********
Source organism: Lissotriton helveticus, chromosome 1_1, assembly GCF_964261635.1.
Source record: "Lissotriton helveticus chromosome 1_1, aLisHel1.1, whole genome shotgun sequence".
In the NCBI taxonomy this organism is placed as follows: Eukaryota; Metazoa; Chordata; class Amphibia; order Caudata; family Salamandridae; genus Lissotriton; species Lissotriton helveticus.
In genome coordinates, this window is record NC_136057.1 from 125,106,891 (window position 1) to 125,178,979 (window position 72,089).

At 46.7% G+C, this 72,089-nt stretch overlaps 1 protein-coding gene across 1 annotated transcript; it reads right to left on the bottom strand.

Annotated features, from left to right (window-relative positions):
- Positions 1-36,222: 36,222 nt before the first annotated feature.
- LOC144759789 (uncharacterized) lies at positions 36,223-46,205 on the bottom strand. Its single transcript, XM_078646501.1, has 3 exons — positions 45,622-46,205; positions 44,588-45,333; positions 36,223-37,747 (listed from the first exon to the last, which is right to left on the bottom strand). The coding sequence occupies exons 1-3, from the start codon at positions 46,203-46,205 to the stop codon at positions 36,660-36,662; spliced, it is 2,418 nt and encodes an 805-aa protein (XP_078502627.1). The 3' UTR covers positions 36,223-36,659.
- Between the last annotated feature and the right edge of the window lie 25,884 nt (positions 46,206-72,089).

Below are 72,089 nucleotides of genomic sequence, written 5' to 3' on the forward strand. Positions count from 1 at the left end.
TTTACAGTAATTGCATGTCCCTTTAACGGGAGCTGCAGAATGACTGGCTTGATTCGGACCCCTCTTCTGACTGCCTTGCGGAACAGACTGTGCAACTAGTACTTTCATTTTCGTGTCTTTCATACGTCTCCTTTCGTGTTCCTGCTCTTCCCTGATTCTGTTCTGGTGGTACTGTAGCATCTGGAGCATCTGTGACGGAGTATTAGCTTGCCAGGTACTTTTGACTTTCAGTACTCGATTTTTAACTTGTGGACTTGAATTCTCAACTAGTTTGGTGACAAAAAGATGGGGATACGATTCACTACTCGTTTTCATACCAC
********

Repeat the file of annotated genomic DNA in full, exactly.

Source organism: Lissotriton helveticus, chromosome 1_1, assembly GCF_964261635.1.
Source record: "Lissotriton helveticus chromosome 1_1, aLisHel1.1, whole genome shotgun sequence".
In the NCBI taxonomy this organism is placed as follows: Eukaryota; Metazoa; Chordata; class Amphibia; order Caudata; family Salamandridae; genus Lissotriton; species Lissotriton helveticus.
In genome coordinates, this window is record NC_136057.1 from 125,106,891 (window position 1) to 125,178,979 (window position 72,089).

At 46.7% G+C, this 72,089-nt stretch overlaps 1 protein-coding gene across 1 annotated transcript; it reads right to left on the bottom strand.

Annotated features, from left to right (window-relative positions):
- Positions 1-36,222: 36,222 nt before the first annotated feature.
- LOC144759789 (uncharacterized) lies at positions 36,223-46,205 on the bottom strand. Its single transcript, XM_078646501.1, has 3 exons — positions 45,622-46,205; positions 44,588-45,333; positions 36,223-37,747 (listed from the first exon to the last, which is right to left on the bottom strand). The coding sequence occupies exons 1-3, from the start codon at positions 46,203-46,205 to the stop codon at positions 36,660-36,662; spliced, it is 2,418 nt and encodes an 805-aa protein (XP_078502627.1). The 3' UTR covers positions 36,223-36,659.
- Between the last annotated feature and the right edge of the window lie 25,884 nt (positions 46,206-72,089).

Below are 72,089 nucleotides of genomic sequence, written 5' to 3' on the forward strand. Positions count from 1 at the left end.
TTTACAGTAATTGCATGTCCCTTTAACGGGAGCTGCAGAATGACTGGCTTGATTCGGACCCCTCTTCTGACTGCCTTGCGGAACAGACTGTGCAACTAGTACTTTCATTTTCGTGTCTTTCATACGTCTCCTTTCGTGTTCCTGCTCTTCCCTGATTCTGTTCTGGTGGTACTGTAGCATCTGGAGCATCTGTGACGGAGTATTAGCTTGCCAGGTACTTTTGACTTTCAGTACTCGATTTTTAACTTGTGGACTTGAATTCTCAACTAGTTTGGTGACAAAAAGATGGGGATACGATTCACTACTCGTTTTCATACCAC